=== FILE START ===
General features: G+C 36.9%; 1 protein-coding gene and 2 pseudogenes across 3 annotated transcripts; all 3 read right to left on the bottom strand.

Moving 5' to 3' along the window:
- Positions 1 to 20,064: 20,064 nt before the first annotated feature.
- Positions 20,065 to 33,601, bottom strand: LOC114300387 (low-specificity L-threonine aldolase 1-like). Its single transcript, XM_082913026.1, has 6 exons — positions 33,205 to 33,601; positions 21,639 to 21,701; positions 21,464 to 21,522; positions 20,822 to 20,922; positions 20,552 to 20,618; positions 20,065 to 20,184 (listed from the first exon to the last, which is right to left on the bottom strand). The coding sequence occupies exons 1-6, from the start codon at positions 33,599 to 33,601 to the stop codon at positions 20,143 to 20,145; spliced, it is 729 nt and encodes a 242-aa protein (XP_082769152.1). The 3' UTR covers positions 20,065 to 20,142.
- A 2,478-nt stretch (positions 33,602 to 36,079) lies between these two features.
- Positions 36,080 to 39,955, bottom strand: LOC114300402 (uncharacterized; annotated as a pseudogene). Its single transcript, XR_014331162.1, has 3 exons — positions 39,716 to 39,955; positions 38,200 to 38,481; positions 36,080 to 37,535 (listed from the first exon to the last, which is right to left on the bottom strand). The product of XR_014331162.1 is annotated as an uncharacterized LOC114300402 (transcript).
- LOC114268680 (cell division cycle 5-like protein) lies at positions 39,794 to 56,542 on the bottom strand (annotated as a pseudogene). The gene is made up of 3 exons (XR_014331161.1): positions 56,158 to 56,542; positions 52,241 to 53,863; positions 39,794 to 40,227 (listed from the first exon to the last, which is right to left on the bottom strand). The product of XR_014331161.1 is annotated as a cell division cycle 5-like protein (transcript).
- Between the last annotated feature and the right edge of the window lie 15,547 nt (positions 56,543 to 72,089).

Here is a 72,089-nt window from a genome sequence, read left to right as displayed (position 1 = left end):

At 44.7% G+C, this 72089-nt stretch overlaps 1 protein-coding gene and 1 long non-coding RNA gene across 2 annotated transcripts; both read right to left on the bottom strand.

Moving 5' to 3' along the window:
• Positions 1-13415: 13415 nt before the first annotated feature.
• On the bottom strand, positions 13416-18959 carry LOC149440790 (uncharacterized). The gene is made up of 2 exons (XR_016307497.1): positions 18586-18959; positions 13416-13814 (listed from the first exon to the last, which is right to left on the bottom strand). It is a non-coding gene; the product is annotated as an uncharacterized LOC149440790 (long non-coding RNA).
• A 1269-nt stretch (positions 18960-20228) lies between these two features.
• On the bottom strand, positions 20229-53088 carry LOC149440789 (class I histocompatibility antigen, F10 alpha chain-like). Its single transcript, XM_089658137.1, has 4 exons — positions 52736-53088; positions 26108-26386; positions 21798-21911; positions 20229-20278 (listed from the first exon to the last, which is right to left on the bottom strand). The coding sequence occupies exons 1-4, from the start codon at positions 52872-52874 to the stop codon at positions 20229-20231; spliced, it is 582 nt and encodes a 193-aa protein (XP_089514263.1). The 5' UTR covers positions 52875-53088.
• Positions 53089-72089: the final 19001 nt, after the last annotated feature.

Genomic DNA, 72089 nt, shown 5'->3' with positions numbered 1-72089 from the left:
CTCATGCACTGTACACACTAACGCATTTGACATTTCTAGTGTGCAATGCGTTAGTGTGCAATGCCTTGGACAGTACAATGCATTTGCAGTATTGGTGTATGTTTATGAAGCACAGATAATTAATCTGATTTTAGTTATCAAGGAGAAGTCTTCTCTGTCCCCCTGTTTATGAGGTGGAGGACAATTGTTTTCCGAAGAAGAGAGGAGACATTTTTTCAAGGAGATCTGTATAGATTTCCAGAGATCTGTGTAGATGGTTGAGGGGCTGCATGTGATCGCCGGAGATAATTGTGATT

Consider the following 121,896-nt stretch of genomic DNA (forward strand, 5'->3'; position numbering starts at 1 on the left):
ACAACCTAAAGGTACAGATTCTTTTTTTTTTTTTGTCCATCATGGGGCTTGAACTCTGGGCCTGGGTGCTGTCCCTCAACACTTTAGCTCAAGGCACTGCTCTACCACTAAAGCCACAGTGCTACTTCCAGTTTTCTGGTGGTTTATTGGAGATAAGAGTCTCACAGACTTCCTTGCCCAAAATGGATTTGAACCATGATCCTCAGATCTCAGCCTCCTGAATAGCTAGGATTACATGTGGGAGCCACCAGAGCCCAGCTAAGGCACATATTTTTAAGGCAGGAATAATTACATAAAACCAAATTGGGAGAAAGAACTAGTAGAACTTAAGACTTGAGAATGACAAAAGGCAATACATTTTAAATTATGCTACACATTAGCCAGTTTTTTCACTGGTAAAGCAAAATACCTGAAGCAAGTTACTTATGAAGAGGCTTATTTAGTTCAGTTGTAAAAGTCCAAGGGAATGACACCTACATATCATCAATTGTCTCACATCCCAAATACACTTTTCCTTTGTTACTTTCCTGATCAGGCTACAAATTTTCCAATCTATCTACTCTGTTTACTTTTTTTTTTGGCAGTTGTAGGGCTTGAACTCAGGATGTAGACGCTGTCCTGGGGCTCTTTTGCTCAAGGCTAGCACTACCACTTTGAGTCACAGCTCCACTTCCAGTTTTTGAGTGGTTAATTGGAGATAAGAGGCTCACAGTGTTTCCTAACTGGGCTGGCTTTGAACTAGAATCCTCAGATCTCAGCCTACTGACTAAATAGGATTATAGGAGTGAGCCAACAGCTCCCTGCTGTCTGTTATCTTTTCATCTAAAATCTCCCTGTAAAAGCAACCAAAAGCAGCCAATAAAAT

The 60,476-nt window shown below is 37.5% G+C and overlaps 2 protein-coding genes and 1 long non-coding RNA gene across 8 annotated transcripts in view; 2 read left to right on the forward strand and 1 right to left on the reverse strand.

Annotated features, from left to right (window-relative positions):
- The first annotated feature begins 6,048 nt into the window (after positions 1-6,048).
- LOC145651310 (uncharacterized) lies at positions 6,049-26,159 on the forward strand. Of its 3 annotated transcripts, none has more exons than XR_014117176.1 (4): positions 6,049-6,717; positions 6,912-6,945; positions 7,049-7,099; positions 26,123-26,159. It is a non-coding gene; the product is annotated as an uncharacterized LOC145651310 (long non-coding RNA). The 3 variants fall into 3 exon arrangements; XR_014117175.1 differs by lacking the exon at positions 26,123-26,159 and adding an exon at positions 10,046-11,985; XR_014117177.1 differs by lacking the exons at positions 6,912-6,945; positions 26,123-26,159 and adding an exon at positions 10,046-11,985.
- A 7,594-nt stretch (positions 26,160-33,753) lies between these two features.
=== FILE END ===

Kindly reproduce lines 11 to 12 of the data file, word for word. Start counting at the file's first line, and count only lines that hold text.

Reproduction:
Moving 5' to 3' along the window:
• Positions 1-13415: 13415 nt before the first annotated feature.